Experimental draw at Dutch Championship

| 0 | Chess Event Coverage
Dutch Ch 2010During his game against FM Benjamin Bok at the Dutch Championship in Eindhoven, GM Loek van Wely today was involved in an experiment to measure his stress levels. And indeed, in a game that saw a repetition of the position between moves 14 and 37, clear signs of arousel on the side of Van Wely were measured, but for an unexpected reason...

The Dutch Championship takes place June 11-20 in Eindhoven, The Netherlands. The rate of play is 40 moves in 90 minutes followed by 30 minutes to end the game, with 30 seconds increment from move 1. Venue is the High Tech Campus Eindhoven, a technology center at the site of the former 'NatLab', the Philips Physics Laboratory. For more details see our first report.

An experimental draw

"Wouldn't it be nice to show the spectators how stressful a chess game is for the players?" This was the question the Dutch Chess Federation asked themselves when they realized that this year's Dutch Championship was held in the midst of 90 top-notch technological companies that are based at the High Tech Campus in Eindhoven.

It was Bert-Jan Woertman, Communications Manager of the Campus and host of this year Dutch Championship, who realized that there was an opportunity to create a synergy between the championship and the collective technological knowledge in Eindhoven. He made sure that the tournament got in touch with Holst Centre, an independent open-innovation R&D partnership between IMEC (Flanders, Belgium) and TNO (The Netherlands).

A technology that was developed for medical applications today was applied for the evaluation of a mental game of chess. Loek van Wely, always ready for a stunt, volunteered and so before the fourth round sensors were attached to his body which were to provide an indication of his stress levels.
Dutch Ch 2010

Van Wely wore a chest strap that measured his heart rhythm (ECG, electrocardiogram) and respiratory

Specifically, Van Wely wore a chest strap that measured his heart rhythm (ECG, electrocardiogram) and respiratory. Around his wrist, the grandmaster wore a sensor measuring skin resistance. The outcome would be the "arousal" level of the player, and this would be connected to the amount of stress the player would feel during the game. The results were quite unexpected.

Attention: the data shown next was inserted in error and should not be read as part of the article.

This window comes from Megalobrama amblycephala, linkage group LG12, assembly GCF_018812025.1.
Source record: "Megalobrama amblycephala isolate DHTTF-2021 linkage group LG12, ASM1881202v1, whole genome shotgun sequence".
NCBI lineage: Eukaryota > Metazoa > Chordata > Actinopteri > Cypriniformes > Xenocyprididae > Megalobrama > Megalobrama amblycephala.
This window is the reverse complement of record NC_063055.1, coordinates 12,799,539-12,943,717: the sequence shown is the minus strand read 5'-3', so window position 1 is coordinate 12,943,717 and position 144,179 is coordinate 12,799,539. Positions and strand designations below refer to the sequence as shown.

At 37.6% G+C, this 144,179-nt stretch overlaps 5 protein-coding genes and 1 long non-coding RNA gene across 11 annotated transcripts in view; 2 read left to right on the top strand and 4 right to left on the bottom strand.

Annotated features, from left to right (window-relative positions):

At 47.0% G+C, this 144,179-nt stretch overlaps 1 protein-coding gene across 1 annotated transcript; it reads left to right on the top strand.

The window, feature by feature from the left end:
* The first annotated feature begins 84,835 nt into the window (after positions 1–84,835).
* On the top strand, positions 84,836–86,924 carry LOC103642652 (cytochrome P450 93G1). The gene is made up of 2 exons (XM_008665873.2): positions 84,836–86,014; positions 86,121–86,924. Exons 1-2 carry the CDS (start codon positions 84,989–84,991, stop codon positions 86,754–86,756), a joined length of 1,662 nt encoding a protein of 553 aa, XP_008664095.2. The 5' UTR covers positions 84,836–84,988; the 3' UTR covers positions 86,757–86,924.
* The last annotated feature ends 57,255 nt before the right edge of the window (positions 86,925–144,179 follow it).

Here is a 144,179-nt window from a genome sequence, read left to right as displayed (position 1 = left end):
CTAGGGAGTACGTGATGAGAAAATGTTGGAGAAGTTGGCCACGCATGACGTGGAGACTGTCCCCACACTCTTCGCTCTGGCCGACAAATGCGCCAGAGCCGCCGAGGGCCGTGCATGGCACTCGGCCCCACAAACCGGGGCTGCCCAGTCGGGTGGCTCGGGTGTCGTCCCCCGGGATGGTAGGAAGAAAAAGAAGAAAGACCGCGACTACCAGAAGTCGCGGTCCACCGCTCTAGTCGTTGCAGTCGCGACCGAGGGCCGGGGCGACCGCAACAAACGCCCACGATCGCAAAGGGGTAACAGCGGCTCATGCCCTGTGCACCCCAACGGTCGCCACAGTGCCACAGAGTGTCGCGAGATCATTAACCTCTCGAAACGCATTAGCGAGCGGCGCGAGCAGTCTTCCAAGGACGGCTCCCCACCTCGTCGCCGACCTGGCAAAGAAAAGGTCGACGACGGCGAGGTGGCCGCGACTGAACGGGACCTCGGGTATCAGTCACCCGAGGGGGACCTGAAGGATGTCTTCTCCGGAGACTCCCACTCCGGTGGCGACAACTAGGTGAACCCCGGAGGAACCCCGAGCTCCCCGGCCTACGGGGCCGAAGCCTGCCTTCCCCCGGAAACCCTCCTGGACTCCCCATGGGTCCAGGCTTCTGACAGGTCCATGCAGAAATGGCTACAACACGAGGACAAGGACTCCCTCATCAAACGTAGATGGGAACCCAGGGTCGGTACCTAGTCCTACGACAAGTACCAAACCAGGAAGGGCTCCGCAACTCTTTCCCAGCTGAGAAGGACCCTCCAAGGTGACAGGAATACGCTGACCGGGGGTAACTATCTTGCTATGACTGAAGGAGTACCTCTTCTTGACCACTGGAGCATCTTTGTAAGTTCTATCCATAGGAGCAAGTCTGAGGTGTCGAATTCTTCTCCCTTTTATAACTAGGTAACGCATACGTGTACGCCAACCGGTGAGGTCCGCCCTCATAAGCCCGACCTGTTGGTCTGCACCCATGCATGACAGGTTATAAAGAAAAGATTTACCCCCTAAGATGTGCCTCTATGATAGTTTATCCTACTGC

Dutch Ch 2010

Around his wrist, the grandmaster wore a sensor measuring skin resistance

At move 14 already, FM Bok started repeating the moves Be2-d3-e2, and GM Van Wely had nothing better than to go Qg6-h5-g6. This went on until move 37 (!) when finally Bok claimed a draw based on threefold (or rather thirteenfold) repetition. After the game he said: "I knew I could continue with h2-h4, but I didn't remember the position very well, so I went for a draw." Bok explained that he offered the draw twice, but Van Wely didn't accept.

Asked why, the six times Dutch Champion said: "I didn't want the draw, and I didn't want to give the impression that I was happy with a draw. I wasn't. Whatever opening you play these days, these youngsters always know the theory. Why didn't he play something sharp, like against Smeets? Then he dropped a piece. I got very angry when I realized he was going for a draw right from the start. I mean, the organizers give him a wildcard, but then instead of getting some experience here, this idiot just goes for a draw."

So much for the experiment, you might think. But the results of the test did show something interesting. Van Wely clearly wasn't exaggerating when he said he was angry during the game. According to Holst Centre the diagram with the test results showed a clear sign of arousel at the point when Bok first repeated moves.

The game

Game viewer by ChessTempo


Peter Doggers

Peter Doggers joined a chess club a month before turning 15 and still plays for it. He used to be an active tournament player and holds two IM norms.

Peter has a Master of Arts degree in Dutch Language & Literature. He briefly worked at New in Chess, then as a Dutch teacher and then in a project for improving safety and security in Amsterdam schools.

Between 2007 and 2013 Peter was running ChessVibes, a major source for chess news and videos acquired by in October 2013.

As our Director News & Events, Peter writes many of our news reports. In the summer of 2022, The Guardian’s Leonard Barden described him as “widely regarded as the world’s best chess journalist.”

In October, Peter's first book The Chess Revolution will be published!

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